It is a worthwhile exercise to consider the actual significance of comparing price to earnings and to review its calculation. P/E is found by dividing the current price per share by the latest known earnings per share (EPS).
The price is the current price of the stock; and since price may change frequently, P/E is an everchanging ratio as well. Earnings is more elusive because the number is published only periodically, so when you use the P/E you are comparing today's stock price to earnings that may be far out of date, perhaps by as much as three months. With this in mind, giving value to the P/E should be done cautiously; it may be more revealing to study the P/E trend. Compare price as of the closing date of a quarterly financial statement to earnings as of the same date, and use the trend as a means for judging the stock's value.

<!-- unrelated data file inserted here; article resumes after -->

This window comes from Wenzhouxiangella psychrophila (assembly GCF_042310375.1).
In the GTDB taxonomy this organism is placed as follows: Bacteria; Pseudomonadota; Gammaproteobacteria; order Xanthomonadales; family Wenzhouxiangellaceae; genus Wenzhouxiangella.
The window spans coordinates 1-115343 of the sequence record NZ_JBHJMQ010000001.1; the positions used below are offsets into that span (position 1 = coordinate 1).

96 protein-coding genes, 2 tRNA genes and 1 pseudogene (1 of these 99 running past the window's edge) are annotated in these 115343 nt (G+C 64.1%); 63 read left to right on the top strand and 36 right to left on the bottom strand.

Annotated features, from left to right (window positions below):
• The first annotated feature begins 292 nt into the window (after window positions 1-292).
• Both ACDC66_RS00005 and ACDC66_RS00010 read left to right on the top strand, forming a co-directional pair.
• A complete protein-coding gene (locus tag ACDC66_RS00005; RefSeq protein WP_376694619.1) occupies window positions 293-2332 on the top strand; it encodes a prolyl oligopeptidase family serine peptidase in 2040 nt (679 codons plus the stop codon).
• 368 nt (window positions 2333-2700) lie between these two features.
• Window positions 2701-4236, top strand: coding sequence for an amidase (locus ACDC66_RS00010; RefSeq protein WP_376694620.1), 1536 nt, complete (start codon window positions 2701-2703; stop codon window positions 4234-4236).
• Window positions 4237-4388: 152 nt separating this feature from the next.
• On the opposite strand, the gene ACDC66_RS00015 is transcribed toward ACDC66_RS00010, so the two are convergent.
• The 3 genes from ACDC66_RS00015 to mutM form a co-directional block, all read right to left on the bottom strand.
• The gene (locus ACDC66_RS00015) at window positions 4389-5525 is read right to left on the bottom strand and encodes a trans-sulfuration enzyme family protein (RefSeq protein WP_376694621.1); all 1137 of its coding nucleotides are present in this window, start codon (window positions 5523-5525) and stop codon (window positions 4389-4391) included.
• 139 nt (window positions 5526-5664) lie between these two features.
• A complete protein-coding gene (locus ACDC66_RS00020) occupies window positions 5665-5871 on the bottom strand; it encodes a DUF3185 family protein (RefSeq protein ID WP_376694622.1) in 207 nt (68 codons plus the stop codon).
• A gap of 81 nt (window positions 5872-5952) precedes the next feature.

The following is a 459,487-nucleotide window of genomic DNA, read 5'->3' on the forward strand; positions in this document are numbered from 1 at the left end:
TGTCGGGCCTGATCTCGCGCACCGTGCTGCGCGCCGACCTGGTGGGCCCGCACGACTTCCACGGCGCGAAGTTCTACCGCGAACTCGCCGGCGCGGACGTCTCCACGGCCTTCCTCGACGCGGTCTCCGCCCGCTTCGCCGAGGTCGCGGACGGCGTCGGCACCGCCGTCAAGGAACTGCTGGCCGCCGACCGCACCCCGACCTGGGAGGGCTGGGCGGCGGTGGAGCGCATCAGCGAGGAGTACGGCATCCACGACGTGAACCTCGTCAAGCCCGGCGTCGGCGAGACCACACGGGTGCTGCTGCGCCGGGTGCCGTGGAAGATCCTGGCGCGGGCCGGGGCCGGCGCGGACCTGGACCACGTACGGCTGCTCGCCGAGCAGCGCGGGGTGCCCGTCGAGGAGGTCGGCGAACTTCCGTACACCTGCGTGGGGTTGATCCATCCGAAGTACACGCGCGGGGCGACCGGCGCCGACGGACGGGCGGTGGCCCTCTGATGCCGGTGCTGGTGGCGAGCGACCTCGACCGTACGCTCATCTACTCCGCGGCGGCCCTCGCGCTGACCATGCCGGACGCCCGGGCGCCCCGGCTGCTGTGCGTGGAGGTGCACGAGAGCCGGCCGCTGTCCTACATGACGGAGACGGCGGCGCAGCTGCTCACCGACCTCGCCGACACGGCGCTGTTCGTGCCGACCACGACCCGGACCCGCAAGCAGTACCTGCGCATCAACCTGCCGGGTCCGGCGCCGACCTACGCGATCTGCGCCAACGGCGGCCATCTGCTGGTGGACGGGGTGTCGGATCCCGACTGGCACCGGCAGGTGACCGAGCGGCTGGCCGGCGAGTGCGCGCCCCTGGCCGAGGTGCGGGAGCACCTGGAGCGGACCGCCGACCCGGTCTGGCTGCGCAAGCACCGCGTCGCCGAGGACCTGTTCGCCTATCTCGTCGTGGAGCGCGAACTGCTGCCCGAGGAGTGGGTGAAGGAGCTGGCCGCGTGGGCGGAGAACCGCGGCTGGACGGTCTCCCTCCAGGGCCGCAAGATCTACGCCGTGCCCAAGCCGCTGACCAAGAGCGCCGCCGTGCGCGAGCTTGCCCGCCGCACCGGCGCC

EPS is not an exact value. Because the latest published earnings may reflect a specific seasonal high or low point for the company, using outdated earnings in the P/E calculation can be quite inaccurate. A retail concern's fourth quarter may reflect exceptionally high earnings due to high volume in the holiday season. By February, however, volume will be considerably lower. Thus, comparing a February price to December 31 earnings is anything but reliable.
Was this article helpful?
In This Book, you will learn all about the fundamentals of true financial empowerment! Gone are the days of thinking like a poor person's mindset. It is time to change that way of thinking so that you will truly attract wealth in your hands.